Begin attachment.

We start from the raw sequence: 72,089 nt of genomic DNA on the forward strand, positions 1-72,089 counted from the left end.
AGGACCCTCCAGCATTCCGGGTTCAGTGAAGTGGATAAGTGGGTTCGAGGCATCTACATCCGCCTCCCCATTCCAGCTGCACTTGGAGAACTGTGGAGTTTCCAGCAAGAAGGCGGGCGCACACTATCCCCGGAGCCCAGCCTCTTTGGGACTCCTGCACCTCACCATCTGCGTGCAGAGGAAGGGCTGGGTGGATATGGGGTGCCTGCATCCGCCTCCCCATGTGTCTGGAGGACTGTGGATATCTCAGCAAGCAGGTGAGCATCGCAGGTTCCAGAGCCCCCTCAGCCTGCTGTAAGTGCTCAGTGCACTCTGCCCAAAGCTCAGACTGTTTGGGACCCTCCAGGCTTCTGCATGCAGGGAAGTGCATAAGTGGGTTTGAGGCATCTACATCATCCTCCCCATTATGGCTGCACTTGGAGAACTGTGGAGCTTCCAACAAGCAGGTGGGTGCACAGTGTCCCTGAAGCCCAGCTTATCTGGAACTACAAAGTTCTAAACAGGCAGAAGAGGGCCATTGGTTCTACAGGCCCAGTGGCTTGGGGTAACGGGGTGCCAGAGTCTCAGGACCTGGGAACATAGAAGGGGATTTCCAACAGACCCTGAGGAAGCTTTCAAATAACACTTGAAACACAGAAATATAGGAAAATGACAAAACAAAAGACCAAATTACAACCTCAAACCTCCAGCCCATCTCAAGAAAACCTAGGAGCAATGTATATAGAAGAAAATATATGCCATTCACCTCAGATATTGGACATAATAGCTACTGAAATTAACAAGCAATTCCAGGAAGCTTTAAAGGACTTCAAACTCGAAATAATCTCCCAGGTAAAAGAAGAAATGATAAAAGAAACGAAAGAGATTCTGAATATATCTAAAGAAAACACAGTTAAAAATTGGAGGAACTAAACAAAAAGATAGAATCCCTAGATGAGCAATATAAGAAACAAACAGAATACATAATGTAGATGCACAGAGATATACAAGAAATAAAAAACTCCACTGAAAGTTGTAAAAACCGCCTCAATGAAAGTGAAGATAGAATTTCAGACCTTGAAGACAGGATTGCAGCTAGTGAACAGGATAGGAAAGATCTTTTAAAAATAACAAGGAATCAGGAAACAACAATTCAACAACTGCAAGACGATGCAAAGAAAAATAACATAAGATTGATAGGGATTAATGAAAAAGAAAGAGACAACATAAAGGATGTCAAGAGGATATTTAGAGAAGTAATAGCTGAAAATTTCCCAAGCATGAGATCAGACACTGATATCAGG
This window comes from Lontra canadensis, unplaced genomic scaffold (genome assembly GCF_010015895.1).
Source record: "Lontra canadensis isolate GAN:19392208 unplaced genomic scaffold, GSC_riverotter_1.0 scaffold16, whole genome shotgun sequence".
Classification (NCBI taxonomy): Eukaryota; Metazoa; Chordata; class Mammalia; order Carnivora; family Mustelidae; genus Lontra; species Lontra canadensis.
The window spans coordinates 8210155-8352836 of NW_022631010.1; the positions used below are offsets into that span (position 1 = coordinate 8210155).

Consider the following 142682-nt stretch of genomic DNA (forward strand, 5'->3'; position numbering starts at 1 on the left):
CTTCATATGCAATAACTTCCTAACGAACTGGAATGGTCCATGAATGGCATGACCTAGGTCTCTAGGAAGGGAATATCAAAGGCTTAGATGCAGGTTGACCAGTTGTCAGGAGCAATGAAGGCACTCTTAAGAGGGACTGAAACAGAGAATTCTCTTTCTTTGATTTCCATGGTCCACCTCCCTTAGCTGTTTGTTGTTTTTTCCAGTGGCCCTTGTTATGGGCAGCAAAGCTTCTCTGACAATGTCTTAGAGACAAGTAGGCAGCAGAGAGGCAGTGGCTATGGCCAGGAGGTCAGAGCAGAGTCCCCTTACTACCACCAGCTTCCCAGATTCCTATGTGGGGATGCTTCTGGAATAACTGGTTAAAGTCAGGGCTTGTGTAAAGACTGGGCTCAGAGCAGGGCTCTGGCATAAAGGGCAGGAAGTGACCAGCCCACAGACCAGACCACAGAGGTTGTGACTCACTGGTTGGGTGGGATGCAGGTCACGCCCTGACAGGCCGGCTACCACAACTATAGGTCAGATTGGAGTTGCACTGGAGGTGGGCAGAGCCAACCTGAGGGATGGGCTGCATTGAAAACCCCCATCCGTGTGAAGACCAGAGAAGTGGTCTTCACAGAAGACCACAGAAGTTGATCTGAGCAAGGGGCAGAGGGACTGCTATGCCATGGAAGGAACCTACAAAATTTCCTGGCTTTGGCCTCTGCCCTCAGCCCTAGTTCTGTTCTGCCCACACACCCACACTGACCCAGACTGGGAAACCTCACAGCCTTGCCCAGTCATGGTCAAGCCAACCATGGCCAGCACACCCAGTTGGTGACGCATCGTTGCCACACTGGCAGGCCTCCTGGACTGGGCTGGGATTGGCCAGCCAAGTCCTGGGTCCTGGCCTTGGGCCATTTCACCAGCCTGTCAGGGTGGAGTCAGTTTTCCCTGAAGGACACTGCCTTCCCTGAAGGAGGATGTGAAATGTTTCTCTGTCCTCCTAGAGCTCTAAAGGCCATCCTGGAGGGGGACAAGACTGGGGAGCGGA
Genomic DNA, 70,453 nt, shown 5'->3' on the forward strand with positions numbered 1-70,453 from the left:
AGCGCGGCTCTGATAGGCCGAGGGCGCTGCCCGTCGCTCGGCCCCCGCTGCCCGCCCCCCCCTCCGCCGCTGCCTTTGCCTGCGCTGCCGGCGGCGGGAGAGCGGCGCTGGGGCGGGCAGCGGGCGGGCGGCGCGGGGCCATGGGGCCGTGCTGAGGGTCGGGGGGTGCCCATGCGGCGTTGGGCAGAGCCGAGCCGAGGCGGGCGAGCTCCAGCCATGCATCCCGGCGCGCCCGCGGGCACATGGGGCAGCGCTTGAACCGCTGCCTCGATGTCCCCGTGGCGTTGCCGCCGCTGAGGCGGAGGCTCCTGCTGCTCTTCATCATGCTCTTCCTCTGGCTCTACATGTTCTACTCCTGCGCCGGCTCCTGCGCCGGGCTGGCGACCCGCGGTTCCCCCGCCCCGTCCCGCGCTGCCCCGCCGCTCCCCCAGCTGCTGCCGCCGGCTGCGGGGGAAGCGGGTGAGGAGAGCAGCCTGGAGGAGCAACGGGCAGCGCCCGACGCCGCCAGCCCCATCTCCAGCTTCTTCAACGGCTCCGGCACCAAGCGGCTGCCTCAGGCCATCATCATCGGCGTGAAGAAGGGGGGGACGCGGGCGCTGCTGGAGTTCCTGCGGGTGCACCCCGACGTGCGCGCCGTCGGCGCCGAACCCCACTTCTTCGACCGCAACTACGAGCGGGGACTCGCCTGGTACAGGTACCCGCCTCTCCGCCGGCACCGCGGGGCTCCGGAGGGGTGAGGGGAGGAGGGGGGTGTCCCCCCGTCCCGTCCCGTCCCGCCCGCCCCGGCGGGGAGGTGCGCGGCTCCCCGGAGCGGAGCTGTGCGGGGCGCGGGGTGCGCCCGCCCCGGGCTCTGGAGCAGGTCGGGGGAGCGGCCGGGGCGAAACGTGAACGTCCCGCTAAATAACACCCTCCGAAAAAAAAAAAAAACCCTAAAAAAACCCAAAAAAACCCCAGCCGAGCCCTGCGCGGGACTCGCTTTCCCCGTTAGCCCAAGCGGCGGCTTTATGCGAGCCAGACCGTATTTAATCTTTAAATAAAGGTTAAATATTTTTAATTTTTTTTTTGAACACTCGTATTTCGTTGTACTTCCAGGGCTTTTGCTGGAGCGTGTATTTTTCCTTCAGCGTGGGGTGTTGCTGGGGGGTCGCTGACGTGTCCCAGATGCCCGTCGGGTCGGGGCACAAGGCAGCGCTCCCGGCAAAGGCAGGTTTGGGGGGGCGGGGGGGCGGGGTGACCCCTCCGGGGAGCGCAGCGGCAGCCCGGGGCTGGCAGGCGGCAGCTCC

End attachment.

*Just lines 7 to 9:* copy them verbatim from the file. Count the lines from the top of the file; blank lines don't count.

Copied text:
Consider the following 142682-nt stretch of genomic DNA (forward strand, 5'->3'; position numbering starts at 1 on the left):
CTTCATATGCAATAACTTCCTAACGAACTGGAATGGTCCATGAATGGCATGACCTAGGTCTCTAGGAAGGGAATATCAAAGGCTTAGATGCAGGTTGACCAGTTGTCAGGAGCAATGAAGGCACTCTTAAGAGGGACTGAAACAGAGAATTCTCTTTCTTTGATTTCCATGGTCCACCTCCCTTAGCTGTTTGTTGTTTTTTCCAGTGGCCCTTGTTATGGGCAGCAAAGCTTCTCTGACAATGTCTTAGAGACAAGTAGGCAGCAGAGAGGCAGTGGCTATGGCCAGGAGGTCAGAGCAGAGTCCCCTTACTACCACCAGCTTCCCAGATTCCTATGTGGGGATGCTTCTGGAATAACTGGTTAAAGTCAGGGCTTGTGTAAAGACTGGGCTCAGAGCAGGGCTCTGGCATAAAGGGCAGGAAGTGACCAGCCCACAGACCAGACCACAGAGGTTGTGACTCACTGGTTGGGTGGGATGCAGGTCACGCCCTGACAGGCCGGCTACCACAACTATAGGTCAGATTGGAGTTGCACTGGAGGTGGGCAGAGCCAACCTGAGGGATGGGCTGCATTGAAAACCCCCATCCGTGTGAAGACCAGAGAAGTGGTCTTCACAGAAGACCACAGAAGTTGATCTGAGCAAGGGGCAGAGGGACTGCTATGCCATGGAAGGAACCTACAAAATTTCCTGGCTTTGGCCTCTGCCCTCAGCCCTAGTTCTGTTCTGCCCACACACCCACACTGACCCAGACTGGGAAACCTCACAGCCTTGCCCAGTCATGGTCAAGCCAACCATGGCCAGCACACCCAGTTGGTGACGCATCGTTGCCACACTGGCAGGCCTCCTGGACTGGGCTGGGATTGGCCAGCCAAGTCCTGGGTCCTGGCCTTGGGCCATTTCACCAGCCTGTCAGGGTGGAGTCAGTTTTCCCTGAAGGACACTGCCTTCCCTGAAGGAGGATGTGAAATGTTTCTCTGTCCTCCTAGAGCTCTAAAGGCCATCCTGGAGGGGGACAAGACTGGGGAGCGGA
Genomic DNA, 70,453 nt, shown 5'->3' on the forward strand with positions numbered 1-70,453 from the left: